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2 definitions found
 for The cut of one''''''''s jib
From The Collaborative International Dictionary of English v.0.48 :

  Jib \Jib\ (j[i^]b), n. [Named from its shifting from side to
     side. See Jib, v. i.., Jibe.]
     [1913 Webster]
     1. (Naut.) A triangular sail set upon a stay or halyard
        extending from the foremast or fore-topmast to the
        bowsprit or the jib boom. Large vessels often carry
        several jibs; as, inner jib; outer jib; flying jib; etc.
        [1913 Webster]
  
     2. (Mach.) The projecting arm of a crane, from which the load
        is suspended.
        [1913 Webster]
  
     3. One that jibs, or balks; a jibber.
        [Webster 1913 Suppl.]
  
     4. A stationary condition; a standstill.
        [Webster 1913 Suppl.]
  
     Jib boom (Naut.), a spar or boom which serves as an
        extension of the bowsprit. It is sometimes extended by
        another spar called the flying jib boom. [Written also
        gib boom.]
  
     Jib crane (Mach.), a crane having a horizontal jib on which
        a trolley moves, bearing the load.
  
     Jib door (Arch.), a door made flush with the wall, without
        dressings or moldings; a disguised door.
  
     Jib header (Naut.), a gaff-topsail, shaped like a jib; a
        jib-headed topsail.
  
     Jib topsail (Naut.), a small jib set above and outside of
        all the other jibs.
  
     The cut of one's jib, one's outward appearance. [Colloq.]
        --Sir W. Scott.
        [1913 Webster]

From The Collaborative International Dictionary of English v.0.48 :

  Cut \Cut\, n.
     1. An opening made with an edged instrument; a cleft; a gash;
        a slash; a wound made by cutting; as, a sword cut.
        [1913 Webster]
  
     2. A stroke or blow or cutting motion with an edged
        instrument; a stroke or blow with a whip.
        [1913 Webster]
  
     3. That which wounds the feelings, as a harsh remark or
        criticism, or a sarcasm; personal discourtesy, as
        neglecting to recognize an acquaintance when meeting him;
        a slight.
        [1913 Webster]
  
              Rip called him by name, but the cur snarled, snapped
              his teeth, and passed on. This was an unkind cut
              indeed.                               --W. Irving.
        [1913 Webster]
  
     4. A notch, passage, or channel made by cutting or digging; a
        furrow; a groove; as, a cut for a railroad.
        [1913 Webster]
  
              This great cut or ditch Secostris . . . purposed to
              have made a great deal wider and deeper. --Knolles.
        [1913 Webster]
  
     5. The surface left by a cut; as, a smooth or clear cut.
        [1913 Webster]
  
     6. A portion severed or cut off; a division; as, a cut of
        beef; a cut of timber.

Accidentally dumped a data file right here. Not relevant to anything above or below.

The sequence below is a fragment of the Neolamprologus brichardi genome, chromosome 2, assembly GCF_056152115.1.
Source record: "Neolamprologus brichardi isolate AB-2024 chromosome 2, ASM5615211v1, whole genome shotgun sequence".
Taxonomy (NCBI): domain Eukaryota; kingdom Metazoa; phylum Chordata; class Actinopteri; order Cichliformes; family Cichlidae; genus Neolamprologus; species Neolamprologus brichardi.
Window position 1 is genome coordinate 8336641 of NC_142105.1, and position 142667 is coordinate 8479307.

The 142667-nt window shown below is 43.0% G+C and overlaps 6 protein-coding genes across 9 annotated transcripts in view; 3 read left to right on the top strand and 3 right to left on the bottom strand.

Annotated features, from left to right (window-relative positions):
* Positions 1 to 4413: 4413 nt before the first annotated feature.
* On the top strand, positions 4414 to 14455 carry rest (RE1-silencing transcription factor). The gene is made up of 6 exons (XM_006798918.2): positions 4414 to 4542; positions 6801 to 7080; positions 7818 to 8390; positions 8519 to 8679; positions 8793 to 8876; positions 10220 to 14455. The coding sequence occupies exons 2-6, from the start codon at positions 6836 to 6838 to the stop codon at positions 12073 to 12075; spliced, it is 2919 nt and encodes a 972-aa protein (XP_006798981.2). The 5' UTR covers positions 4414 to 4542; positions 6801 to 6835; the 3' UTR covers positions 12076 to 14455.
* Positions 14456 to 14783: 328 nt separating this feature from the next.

[1913 Webster]
  
              It should be understood, moreover, . . . that the
              group are not arbitrary cuts, but natural groups or
              types.                                --Dana.
        [1913 Webster]
  
     7. An engraved block or plate; the impression from such an
        engraving; as, a book illustrated with fine cuts.
        [1913 Webster]
  
     8.
        (a) The act of dividing a pack cards.
        (b) The right to divide; as, whose cut is it?
            [1913 Webster]
  
     9. Manner in which a thing is cut or formed; shape; style;
        fashion; as, the cut of a garment.
        [1913 Webster]
  
              With eyes severe and beard of formal cut. --Shak.
        [1913 Webster]
  
     10. A common work horse; a gelding. [Obs.]
         [1913 Webster]
  
               He'll buy me a cut, forth for to ride. --Beau. &
                                                    Fl.
         [1913 Webster]
  
     11. The failure of a college officer or student to be present
         at any appointed exercise. [College Cant]
         [1913 Webster]
  
     12. A skein of yarn. --Wright.
         [1913 Webster]
  
     13. (Lawn Tennis, etc.) A slanting stroke causing the ball to
         spin and bound irregularly; also, the spin so given to
         the ball.
         [Webster 1913 Suppl.]
  
     14. (Cricket) A stroke on the off side between point and the
         wicket; also, one who plays this stroke.
         [Webster 1913 Suppl.]
  
     A cut in rates (Railroad), a reduction in fare, freight
        charges, etc., below the established rates.
  
     A short cut, a cross route which shortens the way and cuts
        off a circuitous passage.
  
     The cut of one's jib, the general appearance of a person.
        [Colloq.]
  
     To draw cuts, to draw lots, as of paper, etc., cut unequal
        lengths.
        [1913 Webster]
  
              Now draweth cut . . .
              The which that hath the shortest shall begin.
                                                    --Chaucer.
        [1913 Webster]

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